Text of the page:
…Zimbabwe was down below 30,000 elephants in 1989, but today the population is about 110,000. CITES allows Zimbabwe 500 permits a year, or less than half of 1 percent of its population. Elephants reproduce at a rate of 4 to 5 percent a year. Because of the growth rate, Botswana has more than 130,000 elephants. Experts say its carrying capacity is 60,000. Botswana will be issued a quota of 400 elephant by CITES in 2010.
The plain fact is that Africa is a developing continent with a largely rural population that must, for lack of an alternative, derive virtually all of its revenue from natural resources. According to the World Bank, 60 percent of the Sub-Saharan African population lives on less than $1 per day.
African governments have increasingly recognized wildlife as a precious natural resource that can be managed through sustained-utilization, which is to say, hunting.
Even more telling, some African countries have tried bans on hunting. There are two examples of this: Kenya and Tanzania. Tanzania closed hunting in 1973 and reopened it in 1978 after poaching reduced its elephant population by over half. Once hunting reopened, the elephant rebounded to a current population around 125,000.
In 1977 Kenya banned hunting and has never reopened it. The costs have been staggering. According to the African Conservation Foundation, 70 percent of Kenya’s wildlife outside national parks has been poached out. Kenya’s elephants fared even worse: between 1979 and 1989, the elephant population fell from 130,000 to 17,000.
What does hunting provide? Two things: money and oversight. As we noted, rural Africans are poor and must eke a living from whatever means are most expeditious. Safari companies provide long-term employment to rural Africans. There are the immediate and obvious jobs, such as working in a hunting camp, but there are also anti-poaching teams, bridge and road building crews and game scouts who all derive a livelihood from hunting.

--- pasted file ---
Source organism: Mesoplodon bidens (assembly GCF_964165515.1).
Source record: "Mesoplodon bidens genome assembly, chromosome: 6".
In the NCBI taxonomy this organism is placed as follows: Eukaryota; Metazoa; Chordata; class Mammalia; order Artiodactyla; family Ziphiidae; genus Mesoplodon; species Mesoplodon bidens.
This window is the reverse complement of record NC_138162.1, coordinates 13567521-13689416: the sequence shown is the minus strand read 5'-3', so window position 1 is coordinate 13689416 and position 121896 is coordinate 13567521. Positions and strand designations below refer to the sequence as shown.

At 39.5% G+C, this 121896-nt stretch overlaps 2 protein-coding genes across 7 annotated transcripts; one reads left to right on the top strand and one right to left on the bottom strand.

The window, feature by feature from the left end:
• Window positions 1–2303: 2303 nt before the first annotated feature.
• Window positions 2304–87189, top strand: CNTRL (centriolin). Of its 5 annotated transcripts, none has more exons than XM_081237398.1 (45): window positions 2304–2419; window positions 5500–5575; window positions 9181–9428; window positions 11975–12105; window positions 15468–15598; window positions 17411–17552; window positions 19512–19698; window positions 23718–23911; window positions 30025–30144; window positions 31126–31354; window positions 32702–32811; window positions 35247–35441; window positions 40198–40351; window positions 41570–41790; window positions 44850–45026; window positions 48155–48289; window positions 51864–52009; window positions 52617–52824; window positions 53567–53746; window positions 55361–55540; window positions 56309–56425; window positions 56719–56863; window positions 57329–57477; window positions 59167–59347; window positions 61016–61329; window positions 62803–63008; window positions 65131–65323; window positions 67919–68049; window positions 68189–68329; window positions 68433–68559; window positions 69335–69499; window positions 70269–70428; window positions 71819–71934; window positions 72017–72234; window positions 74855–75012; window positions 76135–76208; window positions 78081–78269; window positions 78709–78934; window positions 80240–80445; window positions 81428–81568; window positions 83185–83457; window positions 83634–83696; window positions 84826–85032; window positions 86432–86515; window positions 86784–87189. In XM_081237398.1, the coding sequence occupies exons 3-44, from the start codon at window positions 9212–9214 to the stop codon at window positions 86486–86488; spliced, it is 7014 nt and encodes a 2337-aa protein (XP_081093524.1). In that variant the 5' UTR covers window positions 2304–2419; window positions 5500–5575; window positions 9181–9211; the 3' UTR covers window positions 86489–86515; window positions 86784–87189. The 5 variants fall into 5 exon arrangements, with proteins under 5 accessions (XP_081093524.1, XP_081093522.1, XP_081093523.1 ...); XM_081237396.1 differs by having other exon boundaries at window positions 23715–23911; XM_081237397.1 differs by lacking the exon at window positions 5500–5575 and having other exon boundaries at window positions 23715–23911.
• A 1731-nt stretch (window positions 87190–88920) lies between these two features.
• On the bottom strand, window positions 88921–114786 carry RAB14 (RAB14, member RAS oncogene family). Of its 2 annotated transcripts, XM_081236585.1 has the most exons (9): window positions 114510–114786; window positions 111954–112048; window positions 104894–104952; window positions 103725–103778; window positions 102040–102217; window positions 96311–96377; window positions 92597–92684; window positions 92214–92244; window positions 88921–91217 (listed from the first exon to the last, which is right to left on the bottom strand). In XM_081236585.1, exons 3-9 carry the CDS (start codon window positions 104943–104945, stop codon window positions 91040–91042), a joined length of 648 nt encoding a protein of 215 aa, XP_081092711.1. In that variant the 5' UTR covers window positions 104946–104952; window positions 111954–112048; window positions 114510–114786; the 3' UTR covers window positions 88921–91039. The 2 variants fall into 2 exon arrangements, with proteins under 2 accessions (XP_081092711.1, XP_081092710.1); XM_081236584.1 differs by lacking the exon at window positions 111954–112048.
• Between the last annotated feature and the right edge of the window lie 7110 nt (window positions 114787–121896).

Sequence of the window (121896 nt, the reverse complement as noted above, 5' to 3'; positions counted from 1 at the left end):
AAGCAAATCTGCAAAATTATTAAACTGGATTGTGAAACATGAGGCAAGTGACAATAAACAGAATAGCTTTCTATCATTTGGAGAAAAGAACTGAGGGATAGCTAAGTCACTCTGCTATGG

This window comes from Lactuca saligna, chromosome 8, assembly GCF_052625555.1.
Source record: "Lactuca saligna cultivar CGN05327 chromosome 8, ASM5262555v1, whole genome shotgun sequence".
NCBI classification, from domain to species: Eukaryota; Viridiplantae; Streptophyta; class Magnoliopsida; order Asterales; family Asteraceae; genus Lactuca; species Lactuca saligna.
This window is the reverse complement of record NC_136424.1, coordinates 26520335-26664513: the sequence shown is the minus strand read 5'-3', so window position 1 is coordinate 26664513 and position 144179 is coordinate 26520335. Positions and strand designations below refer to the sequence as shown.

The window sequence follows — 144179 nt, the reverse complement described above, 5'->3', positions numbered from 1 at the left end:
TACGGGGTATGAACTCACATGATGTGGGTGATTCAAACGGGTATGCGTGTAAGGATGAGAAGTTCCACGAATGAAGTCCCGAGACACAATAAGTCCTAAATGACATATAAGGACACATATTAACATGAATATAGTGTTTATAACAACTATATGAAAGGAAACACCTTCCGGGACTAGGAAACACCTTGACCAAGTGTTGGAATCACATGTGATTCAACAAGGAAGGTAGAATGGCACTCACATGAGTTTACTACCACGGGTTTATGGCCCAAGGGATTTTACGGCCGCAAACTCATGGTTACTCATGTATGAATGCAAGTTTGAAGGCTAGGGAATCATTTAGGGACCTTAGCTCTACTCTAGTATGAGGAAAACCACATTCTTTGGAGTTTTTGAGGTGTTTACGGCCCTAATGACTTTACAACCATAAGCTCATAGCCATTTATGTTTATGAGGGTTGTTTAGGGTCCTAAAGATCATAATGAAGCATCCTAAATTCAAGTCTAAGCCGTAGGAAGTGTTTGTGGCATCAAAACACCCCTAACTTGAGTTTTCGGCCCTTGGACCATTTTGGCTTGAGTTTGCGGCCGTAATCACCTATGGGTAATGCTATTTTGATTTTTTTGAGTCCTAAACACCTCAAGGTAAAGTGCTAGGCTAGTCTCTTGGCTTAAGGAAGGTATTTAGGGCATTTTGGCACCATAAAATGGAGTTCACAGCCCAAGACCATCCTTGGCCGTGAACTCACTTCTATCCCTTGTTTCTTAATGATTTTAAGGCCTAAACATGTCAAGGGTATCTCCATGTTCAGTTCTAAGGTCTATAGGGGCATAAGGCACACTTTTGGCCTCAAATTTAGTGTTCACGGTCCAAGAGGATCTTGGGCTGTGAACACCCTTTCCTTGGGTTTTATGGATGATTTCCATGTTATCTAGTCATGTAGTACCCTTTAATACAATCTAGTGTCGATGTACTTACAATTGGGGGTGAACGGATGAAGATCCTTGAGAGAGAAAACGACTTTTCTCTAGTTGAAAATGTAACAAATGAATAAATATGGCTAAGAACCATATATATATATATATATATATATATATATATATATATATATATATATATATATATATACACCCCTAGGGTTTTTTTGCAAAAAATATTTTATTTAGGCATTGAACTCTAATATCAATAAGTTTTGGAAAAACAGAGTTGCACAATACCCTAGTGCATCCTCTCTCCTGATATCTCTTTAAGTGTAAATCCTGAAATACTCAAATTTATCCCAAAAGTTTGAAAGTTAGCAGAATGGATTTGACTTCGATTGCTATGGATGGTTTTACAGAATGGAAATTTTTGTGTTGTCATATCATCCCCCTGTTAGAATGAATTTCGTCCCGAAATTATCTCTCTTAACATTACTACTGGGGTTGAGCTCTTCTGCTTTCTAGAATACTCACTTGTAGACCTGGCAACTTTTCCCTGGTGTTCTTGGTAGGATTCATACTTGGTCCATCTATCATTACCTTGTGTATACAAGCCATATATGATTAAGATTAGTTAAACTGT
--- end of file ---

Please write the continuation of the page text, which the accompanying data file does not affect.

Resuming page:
In Zimbabwe, hunting elephants alone generates $15 million a year, according to George Pangeti of the Zimbabwe Parks Department. And continent-wide, approximately $77 million will be generated from the 1,540 quota of hunted elephant set by the Convention on International Trade in Endangered Species (CITES) for 2010.
In the 2007 hunting season in South Africa, 16,394 foreign hunters spent $91 million, according to the South African Professional Hunters Association. The association estimates that 70,000 jobs are created by South Africa’s game-ranching industry.
The elephant is another excellent example of the benefits of hunting. CITES was formed in 1973 as African elephants were being hammered by commercial poachers for their ivory. The elephant population in Africa dropped from over 1 million in 1970 to at least 472,269 in 2006, according to the World Conservation Union. Most estimates say the actual elephant population in Africa is around 600,000 today.
In 1989, CITES banned commercial ivory sales yet allowed hunted trophies to be exported. Once the ivory trade was stifled, elephant populations in Tanzania, Zimbabwe, Botswana, Namibia and South Africa bounced back. The countries without growing elephant populations today are in unstable regions, such as the Congo, where poaching is still a problem.
Zimbabwe was down below 30,000 elephants in 1989, but today the population is about 110,000. CITES allows Zimbabwe 500 permits a year, or less than half of 1 percent of its population. Elephants reproduce at a rate of 4 to 5 percent a year. Because of the growth rate, Botswana has more than 130,000 elephants. Experts say its carrying capacity is 60,000. Botswana will be issued a quota of 400 elephant by CITES in 2010….